Qing Yang's research while affiliated with Sun Yat-Sen University and other places

Publications (2)

Article
Full-text available
Does the cue of money lead to selfish, greedy, exploitative behaviors or to fairness, exchange, and reciprocity? We found evidence for both, suggesting that people have both sets of meaningful associations, which can be differentially activated by exposure to clean versus dirty money. In a field experiment at a farmers' market, vendors who handled...
Article
Full-text available
Westerners habitually think in analytical ways, whereas East Asians tend to favor holistic styles of thinking. We replicated this difference but showed that it disappeared after control deprivation (Experiment 1). Brief experiences of control deprivation, which stimulate increased desire for control, caused Chinese participants to shift toward West...

Citations

... Money priming also triggers market-pricing mindsets (Mead & Stuppy, 2014), manifested by increased shopping price sensitivity (Kim, 2017;Ma et al., 2017) and consumer choice selectivity (Tong et al., 2013). Though primed money positively affects motivation and performance (Beus & Whitman, 2017;Moran, 2018), it also feeds need for uniqueness (Ma et al., 2017), surges selfevaluations (Trzci nska, 2020), tilts mating strategies in a way of monetarily-slanted preferences (Li et al., 2016), boosts self-sufficiency (Vohs et al., 2006), and fosters selfishness (Yang et al., 2013). ...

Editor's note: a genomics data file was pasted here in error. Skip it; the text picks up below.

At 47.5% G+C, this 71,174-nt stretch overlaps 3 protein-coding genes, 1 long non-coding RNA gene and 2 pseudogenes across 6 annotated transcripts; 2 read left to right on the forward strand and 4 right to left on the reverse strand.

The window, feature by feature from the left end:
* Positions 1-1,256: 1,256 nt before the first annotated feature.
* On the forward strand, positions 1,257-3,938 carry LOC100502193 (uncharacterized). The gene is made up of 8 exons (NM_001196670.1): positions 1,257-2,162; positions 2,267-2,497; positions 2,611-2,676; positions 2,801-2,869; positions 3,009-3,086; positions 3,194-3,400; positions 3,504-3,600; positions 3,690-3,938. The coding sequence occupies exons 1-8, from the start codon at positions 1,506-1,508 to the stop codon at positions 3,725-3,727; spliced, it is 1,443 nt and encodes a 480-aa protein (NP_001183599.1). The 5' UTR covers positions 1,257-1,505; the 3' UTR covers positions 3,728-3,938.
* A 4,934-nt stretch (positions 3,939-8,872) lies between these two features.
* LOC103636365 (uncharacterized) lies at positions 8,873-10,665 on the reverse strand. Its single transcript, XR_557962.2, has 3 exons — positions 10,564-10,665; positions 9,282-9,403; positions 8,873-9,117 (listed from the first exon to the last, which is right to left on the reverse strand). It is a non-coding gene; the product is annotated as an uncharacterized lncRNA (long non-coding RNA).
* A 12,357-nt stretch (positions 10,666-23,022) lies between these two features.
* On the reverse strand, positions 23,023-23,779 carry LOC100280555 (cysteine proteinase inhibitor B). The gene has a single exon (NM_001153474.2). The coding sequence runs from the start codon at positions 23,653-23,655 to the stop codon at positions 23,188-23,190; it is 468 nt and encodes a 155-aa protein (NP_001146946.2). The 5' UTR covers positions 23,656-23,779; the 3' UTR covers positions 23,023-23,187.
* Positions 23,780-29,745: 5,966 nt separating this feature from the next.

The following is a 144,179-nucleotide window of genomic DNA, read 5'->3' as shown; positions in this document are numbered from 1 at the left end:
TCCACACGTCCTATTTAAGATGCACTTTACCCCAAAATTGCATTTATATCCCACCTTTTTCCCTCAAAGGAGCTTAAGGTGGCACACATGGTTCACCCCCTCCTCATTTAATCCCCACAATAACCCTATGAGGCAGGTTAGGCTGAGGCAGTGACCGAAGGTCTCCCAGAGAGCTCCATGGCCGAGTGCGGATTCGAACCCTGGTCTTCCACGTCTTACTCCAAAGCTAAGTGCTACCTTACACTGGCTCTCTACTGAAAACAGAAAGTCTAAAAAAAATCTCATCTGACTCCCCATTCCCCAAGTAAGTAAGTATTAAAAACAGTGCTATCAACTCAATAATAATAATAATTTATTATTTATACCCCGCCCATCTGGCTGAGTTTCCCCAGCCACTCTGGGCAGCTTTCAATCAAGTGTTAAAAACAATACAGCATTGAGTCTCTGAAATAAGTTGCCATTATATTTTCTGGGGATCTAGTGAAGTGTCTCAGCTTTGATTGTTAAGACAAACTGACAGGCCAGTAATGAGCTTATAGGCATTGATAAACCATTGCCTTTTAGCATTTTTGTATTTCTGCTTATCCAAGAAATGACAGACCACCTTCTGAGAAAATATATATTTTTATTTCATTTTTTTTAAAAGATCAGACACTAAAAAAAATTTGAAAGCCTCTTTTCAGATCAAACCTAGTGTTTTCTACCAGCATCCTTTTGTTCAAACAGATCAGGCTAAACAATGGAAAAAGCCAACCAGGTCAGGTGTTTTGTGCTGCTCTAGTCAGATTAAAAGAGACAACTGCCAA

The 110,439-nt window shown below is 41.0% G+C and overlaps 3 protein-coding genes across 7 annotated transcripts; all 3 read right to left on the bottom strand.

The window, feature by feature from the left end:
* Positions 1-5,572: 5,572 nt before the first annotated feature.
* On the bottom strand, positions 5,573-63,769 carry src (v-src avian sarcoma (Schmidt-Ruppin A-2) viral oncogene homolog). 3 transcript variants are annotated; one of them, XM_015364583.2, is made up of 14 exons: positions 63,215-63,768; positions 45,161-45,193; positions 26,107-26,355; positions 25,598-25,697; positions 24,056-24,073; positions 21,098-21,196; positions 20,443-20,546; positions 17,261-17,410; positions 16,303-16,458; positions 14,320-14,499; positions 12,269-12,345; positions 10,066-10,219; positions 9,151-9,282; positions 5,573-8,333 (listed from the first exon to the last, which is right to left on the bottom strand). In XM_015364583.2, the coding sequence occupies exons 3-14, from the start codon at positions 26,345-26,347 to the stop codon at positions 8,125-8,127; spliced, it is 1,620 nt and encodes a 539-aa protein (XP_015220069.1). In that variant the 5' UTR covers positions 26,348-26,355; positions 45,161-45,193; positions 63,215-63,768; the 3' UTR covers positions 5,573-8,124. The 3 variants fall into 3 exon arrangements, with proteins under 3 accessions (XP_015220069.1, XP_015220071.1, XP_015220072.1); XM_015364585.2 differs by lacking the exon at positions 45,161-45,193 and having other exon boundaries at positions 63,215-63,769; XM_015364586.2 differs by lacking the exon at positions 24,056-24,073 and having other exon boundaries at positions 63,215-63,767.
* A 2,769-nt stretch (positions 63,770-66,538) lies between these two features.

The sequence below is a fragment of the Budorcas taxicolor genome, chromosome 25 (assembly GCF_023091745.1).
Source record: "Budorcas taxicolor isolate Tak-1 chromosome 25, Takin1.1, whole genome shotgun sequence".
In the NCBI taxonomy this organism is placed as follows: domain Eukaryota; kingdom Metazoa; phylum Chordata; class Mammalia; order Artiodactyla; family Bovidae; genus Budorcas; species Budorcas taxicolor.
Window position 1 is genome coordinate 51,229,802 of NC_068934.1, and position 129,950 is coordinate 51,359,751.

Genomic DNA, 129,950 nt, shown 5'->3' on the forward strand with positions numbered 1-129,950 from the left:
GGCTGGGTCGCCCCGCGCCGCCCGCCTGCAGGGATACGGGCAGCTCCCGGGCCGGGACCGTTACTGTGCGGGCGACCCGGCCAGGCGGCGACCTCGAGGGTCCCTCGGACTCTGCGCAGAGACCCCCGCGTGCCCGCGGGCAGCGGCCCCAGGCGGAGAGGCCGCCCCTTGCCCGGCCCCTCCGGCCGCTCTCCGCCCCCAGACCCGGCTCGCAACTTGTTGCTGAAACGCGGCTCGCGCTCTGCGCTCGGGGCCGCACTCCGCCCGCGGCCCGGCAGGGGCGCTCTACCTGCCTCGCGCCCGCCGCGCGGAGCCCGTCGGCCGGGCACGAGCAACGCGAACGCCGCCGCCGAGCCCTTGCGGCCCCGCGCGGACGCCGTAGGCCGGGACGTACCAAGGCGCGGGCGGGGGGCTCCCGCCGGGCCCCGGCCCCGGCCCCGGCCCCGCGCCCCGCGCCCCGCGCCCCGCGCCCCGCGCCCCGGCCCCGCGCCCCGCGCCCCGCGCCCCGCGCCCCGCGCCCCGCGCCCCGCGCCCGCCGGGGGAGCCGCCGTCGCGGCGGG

... Superstitious people often believe these superstitions wholeheartedly without questioning the lack of causality that underlies the claims. Indeed, surveys have shown that nearly half of respondents in China and the United States believed in superstitions or reported themselves as superstitious (YouGov, 2019;Zhang, 2012), highlighting the prevalence of superstitions globally. However, superstitious tendencies have been associated with adverse outcomes, such as risk-taking behaviours (Xu et al., 2012) and anxiety (Wolfradt, 1997). ...